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aaron

Converting to 1.75 mm filament

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I've been scheming this for a while, too. What are the benefits you're hearing?

I purchased a hotend for 1.75mm, and would also purchase a smaller bowden from McMaster if I find the motive to make the switch.

Ultimately though my 3mm setup is just printing so well that I haven't found significant reasons to change.

 

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Without knowing any details, I think there may also be a drawback to 1.75mm filament:

If you have flexible material which has trouble going smoothly through the Bowden tube, wouldn't you have even more trouble with 1.75mm filament because the thinner strain is more flabby than the thicker 3mm strain?

 

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Here's my opinion on the matter, FWIW. If you are planning on a multiple hotend setup, a 1.75mm filament is better for the fact that the smaller diameter filament/bowden acts as less of a spring force against the positioning system. For a single hotend setup, I would prefer a 3mm setup for the following reasons. There is less surface area to volume on a 3mm, meaning that for x volume of plastic you will receive slightly less friction force to overcome in the bowden tube. It also acts as a slightly larger plunger/ram in the semi-hydraulic system that we essentially create. While I don't have the numbers to back it up, my gut says this would be beneficial with retractions in a properly setup hotend. Third, a 3mm setup offers more surface area for a drive system and acts more like a rod, giving a bit more "control" to the extrusion. Now, I think you can get away with a 3mm dual extruder setup on an UM because the drive system is actually quite stout, but some other systems, such as a Rostock, are not conducive to 3mm multi-extruder setups.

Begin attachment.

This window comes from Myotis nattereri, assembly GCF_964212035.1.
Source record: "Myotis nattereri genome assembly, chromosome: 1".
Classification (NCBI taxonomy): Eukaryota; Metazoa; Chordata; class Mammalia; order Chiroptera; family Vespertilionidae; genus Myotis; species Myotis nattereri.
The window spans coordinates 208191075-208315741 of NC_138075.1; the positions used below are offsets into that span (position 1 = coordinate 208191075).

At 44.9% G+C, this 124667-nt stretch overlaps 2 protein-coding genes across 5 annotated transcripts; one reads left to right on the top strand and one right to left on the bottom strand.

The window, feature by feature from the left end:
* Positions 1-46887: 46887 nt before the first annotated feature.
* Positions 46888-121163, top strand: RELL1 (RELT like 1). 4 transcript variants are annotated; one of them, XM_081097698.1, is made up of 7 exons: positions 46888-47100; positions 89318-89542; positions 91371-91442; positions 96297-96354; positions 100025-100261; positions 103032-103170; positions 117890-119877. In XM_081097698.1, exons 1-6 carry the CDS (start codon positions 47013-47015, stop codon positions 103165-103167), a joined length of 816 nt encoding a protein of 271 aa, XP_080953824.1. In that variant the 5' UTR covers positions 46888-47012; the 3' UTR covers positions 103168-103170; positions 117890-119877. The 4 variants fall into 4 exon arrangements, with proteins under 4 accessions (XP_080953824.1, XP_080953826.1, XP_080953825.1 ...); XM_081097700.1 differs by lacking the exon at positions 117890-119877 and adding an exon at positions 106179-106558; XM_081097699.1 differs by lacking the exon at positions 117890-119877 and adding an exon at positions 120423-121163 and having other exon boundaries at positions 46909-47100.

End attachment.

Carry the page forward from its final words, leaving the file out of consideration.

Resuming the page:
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I can also see counterarguments to some of your stated problems with the 1.75mm,too though - Retraction could conceivably be better with 1.75. Since the 1.75 has a higher surface area to volume ratio, it can be melted faster - which means you can get away with a smaller melt chamber in the hotend for identical performance, which may mean you get better retraction and less oozing

On the other hand, since most filament I've seen is spec'd as +/- 0.05 tolerance on the OD regardless of whether it is 1.75 or 3, it stands to reason that 3mm printers could have more accurate control over extrusion since +/- 0.05mm has less of an impact on total extruded volume when using 3mm filament than it does when using 1.75mm filament.

Would be interesting to see side by side tests. I actually do have identical 1.75mm and 3.0mm hotends (Printrbot UBIS) and I've designed and printed a mount for them on the Ultimaker. I just don't have any free time...

 

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